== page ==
Philadelphia Sports comparables to Andrew Luck’s retirement

(Photo by Vaughn Ridley/Getty Images)
(Photo by Vaughn Ridley/Getty Images) /

With the sudden retirement of Andrew Luck at hand, let’s consider how the worst moments for each Philadelphia sports franchise compare to the Colts’ misery.

I think we can all agree that the Indianapolis Colts are screwed.

That’s what happens when the focal point of your team, a number one overall pick not too long ago, up and retires on the eve of a new season. Thanks for the heads up, Andrew.

In this case, my thoughts turn to those poor fans in Indianapolis. But I can’t feel too bad, because I then immediately consider the lack of sympathy Philadelphia fans would receive if this happened to one of their teams.

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And while I’m glad that this type of scenario hasn’t played out in this town (yet), I also wonder just how much the Colts’ sudden and likely long-lasting pain compares to the worst moments that each Philadelphia franchise has experienced this decade.

So let’s take a look at the absolute worst thing to happen to each local team in the last ten years and decide if it’s at least marginally better or somehow even worse than what Andrew Luck‘s sudden retirement does to the Colts.

Philadelphia Flyers

With the Orange and Black having settled comfortably into mediocrity the last few years, one cannot pinpoint a specific moment of acute pain. It’s been extremely frustrating, yes, but a slow burn doesn’t have the franchise-altering impact of something like Luck’s retirement.

So we will have to go all the way back to 2010, when the Flyers were actually good and had a chance to do something. You may recall their unexpected run to the Stanley Cup Final that year before losing a Game 6 overtime on what could be the worst goal in NHL history.

Ouch. Still hurts.

The passage of time dulls the pain all these years later, but the Flyers haven’t even been past the second round of the playoffs since. This really was their only shot for a long time, and they lost on just about the sourest note possible.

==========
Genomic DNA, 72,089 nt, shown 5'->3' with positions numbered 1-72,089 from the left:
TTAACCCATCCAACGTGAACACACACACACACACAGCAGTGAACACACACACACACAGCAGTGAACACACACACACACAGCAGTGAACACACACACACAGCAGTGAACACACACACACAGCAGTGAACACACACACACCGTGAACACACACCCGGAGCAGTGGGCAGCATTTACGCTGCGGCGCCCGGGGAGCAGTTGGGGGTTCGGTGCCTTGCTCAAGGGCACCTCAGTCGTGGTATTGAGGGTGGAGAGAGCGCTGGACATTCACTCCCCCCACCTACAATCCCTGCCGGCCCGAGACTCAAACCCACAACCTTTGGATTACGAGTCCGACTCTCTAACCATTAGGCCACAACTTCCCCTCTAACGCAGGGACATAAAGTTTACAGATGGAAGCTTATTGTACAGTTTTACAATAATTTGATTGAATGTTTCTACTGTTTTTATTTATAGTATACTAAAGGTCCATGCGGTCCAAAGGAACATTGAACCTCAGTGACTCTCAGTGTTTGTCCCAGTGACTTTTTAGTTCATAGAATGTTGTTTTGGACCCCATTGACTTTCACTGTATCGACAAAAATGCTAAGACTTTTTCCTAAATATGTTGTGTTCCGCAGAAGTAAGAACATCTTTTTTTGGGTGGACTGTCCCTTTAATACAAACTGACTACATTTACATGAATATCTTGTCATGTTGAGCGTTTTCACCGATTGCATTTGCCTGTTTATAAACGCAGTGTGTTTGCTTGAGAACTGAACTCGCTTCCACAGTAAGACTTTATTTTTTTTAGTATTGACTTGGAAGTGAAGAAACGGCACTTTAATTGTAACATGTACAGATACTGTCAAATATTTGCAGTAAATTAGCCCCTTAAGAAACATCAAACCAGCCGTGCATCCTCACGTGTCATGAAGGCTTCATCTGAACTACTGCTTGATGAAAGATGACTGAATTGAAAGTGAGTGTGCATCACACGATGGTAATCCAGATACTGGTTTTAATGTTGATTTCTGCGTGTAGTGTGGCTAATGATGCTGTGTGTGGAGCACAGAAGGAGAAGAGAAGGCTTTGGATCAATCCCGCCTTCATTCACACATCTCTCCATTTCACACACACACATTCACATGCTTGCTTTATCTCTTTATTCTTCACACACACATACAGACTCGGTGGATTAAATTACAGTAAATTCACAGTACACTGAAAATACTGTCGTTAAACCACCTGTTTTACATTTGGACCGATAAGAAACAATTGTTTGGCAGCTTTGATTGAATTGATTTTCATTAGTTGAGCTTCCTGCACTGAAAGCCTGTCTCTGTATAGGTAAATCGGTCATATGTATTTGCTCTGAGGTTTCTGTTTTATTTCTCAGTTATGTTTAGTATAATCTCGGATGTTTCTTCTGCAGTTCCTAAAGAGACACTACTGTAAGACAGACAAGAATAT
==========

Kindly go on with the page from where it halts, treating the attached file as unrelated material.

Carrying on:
Verdict: Given how close they were to bringing home the Cup, and the fact that an all-time cheap goal ruined everything, the Flyers’ Game 6 loss in 2010 is WORSE than Andrew Luck’s retirement.

Philadelphia 76ers

For some reason, the first bad thing that came to my mind about the 76ers this decade was the Andrew Bynum debacle. The Sixers put a whole lot of stock in him, and he never played a game for them. The situation was a disgrace. And then I remembered. Kawhi Leonard. Oh. Right.

If you weren’t too busy watching Game of Thrones that night, you might remember having to pick your jaw up off the floor when Leonard hit an impossible 3-pointer at the buzzer to give the Toronto Raptors a Game 7 win over the Sixers. Losses truly do not get any worse than that.

But the silver lining here is that this 76ers team seemingly still has a lot of runway to work with. If they can somehow win a championship with this core in the next few years, the sting of Kawhi’s lucky shot will subside at least somewhat. It can even be pointed to as one of those “learning what it takes to win” moments that sports seem to produce from time to time.

Verdict: It’s speculative on my part, but I think that a young team like this 76ers squad can bounce back from such heartbreak, at least more effectively than the Colts are going to without a quarterback. Therefore, losing on Kawhi’s garbage 3-pointer is BETTER than Andrew Luck’s retirement.